Morneau Shepell recently conducted a survey on workplace mental health with more than 1,500 Canadian employees. The results are alarming, both on stress levels and in terms of consequences for organizations.
Morneau Shepell’s survey shows that 40% of managers and 34% of Canadian employees have suffered from extreme levels of stress in the last six months, and most cite professional stress before personal stress. Both have increased 3% over the last two years. On the professional side, the factors that contribute to it are workload and long hours, colleagues and responsibilities. The most affected are employees in Ontario (41% report high stress levels), Manitoba and Saskatchewan (38%) and Alberta (36%), followed by those of the Atlantic provinces (31%), Quebec (29%), British Columbia and the Territories (29%).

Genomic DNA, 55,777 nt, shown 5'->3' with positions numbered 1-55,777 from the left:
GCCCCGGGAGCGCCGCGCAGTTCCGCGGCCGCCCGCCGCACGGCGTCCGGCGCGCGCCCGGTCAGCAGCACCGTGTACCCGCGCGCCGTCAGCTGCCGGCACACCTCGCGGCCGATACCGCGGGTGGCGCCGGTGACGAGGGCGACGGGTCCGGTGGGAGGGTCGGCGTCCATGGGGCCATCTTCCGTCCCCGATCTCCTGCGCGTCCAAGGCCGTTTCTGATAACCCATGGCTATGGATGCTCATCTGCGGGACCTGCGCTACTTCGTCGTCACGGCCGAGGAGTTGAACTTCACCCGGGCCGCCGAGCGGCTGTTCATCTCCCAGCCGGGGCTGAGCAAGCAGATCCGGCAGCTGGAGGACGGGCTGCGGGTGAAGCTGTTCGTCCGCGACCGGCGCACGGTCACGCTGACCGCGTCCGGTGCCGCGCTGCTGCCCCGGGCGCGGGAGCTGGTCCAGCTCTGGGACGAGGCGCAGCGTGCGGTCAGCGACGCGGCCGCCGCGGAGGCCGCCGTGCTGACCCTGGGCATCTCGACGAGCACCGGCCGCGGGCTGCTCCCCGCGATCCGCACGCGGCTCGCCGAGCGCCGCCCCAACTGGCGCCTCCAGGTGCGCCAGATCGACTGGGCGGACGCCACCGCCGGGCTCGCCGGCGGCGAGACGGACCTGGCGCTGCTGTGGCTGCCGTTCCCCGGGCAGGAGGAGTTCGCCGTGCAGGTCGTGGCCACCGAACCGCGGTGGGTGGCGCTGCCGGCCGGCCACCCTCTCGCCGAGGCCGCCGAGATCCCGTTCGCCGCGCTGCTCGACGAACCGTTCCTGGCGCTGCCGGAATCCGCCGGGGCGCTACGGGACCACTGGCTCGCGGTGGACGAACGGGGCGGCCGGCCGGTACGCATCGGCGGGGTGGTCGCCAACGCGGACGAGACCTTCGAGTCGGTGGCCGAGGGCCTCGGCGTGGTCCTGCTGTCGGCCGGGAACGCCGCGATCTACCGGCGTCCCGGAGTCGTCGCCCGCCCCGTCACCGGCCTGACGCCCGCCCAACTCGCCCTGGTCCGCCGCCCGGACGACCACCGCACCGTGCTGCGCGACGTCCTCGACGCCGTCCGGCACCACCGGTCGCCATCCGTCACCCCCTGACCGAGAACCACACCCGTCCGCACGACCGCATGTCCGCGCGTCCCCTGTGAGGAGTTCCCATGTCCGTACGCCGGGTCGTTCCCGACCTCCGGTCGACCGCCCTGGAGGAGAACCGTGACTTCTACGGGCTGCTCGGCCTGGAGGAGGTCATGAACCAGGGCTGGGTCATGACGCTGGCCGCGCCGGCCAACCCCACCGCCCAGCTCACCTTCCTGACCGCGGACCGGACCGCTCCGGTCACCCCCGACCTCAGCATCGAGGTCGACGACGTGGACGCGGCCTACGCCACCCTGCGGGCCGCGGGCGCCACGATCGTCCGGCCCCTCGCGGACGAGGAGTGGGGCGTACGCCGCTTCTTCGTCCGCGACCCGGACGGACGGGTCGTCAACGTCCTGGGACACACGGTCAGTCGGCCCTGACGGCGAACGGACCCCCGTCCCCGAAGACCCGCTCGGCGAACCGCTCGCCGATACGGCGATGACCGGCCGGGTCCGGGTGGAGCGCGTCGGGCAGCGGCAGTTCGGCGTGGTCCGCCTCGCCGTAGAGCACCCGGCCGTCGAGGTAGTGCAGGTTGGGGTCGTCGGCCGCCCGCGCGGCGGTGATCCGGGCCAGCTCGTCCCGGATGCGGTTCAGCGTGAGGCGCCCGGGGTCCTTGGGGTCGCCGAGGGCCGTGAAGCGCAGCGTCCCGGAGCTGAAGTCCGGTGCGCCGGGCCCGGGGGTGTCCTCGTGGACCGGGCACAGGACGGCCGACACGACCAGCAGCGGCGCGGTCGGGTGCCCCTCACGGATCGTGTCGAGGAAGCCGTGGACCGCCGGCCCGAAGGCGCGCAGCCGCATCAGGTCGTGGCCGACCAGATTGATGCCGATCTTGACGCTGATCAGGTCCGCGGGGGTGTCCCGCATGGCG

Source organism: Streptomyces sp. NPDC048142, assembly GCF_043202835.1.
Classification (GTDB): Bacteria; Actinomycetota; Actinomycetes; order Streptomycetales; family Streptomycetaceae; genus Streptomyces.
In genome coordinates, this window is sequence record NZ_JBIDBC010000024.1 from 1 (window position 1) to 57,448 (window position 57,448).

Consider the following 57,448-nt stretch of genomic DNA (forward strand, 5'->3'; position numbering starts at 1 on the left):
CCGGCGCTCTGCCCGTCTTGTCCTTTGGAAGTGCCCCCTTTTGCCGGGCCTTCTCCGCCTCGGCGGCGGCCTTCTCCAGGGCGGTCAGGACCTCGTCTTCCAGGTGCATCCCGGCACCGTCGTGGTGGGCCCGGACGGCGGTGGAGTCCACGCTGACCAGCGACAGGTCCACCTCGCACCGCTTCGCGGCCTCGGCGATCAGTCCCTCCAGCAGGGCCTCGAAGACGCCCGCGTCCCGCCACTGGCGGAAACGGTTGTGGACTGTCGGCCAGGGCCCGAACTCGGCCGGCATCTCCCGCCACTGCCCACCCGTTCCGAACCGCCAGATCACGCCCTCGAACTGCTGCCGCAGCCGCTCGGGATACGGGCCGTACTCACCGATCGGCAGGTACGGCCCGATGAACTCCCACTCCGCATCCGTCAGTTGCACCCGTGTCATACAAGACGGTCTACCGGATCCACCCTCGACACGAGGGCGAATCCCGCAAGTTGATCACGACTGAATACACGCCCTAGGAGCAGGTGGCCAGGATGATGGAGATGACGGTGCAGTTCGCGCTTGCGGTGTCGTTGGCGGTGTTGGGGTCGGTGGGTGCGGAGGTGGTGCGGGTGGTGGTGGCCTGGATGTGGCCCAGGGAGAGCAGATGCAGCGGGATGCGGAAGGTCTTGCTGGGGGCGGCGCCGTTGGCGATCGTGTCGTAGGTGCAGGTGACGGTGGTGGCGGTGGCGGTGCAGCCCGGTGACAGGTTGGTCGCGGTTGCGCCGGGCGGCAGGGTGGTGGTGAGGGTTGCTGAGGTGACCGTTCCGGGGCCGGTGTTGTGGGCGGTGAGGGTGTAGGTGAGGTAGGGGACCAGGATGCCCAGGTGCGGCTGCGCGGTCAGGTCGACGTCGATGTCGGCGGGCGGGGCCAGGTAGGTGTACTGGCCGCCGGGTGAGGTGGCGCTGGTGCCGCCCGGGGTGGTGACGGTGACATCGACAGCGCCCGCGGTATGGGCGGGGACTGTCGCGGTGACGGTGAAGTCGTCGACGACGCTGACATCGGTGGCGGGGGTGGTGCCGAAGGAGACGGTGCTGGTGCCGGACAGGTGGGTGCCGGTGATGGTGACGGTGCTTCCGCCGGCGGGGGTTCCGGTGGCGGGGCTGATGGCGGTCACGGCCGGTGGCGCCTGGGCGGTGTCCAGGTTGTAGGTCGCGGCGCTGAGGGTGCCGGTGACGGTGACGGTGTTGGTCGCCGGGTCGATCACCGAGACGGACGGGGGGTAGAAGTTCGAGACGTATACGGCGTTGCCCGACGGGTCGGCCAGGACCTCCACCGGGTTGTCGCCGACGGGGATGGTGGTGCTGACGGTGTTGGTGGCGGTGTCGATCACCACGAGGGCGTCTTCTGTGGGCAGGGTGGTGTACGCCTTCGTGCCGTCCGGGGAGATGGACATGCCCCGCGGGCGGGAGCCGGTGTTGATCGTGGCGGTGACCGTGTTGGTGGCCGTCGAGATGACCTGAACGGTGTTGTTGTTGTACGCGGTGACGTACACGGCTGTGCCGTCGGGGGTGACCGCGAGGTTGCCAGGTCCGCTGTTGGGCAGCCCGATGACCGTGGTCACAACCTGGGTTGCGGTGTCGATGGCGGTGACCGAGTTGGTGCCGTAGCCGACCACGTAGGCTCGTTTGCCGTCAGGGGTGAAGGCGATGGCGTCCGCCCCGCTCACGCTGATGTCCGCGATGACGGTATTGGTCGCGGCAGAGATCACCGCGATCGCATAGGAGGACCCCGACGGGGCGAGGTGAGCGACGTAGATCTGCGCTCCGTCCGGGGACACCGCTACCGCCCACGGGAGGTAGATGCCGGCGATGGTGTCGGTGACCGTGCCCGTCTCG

What are the consequences for employers?
These stress levels pose a number of problems for organizations. Firstly, among those suffering from high levels of professional stress, 20% of managers and 18% of employees would be more inclined to resign. Then, the situation causes absenteeism and disengagement which has a negative impact on productivity – almost a quarter of employees suffering from it have used vacation or sick days to manage their stress in the last two years. Knowing that in general it’s the most high-performing people who are the most stressed, to the point of not asking for help in time and coping with a highly functional depression (i.e., mental health problems or sleep disturbances during which the person continues to follow his daily routine despite everything), companies risk losing their best elements if they do not respond.
What’s to be done to help stressed employees?
Canadian workers believe that their employer should be more involved to help employees in distress, especially in Manitoba and Saskatchewan (88%), and in Alberta (80%). The four main areas of support identified are resources for distress, support for family problems, development of coping skills and preventive measures.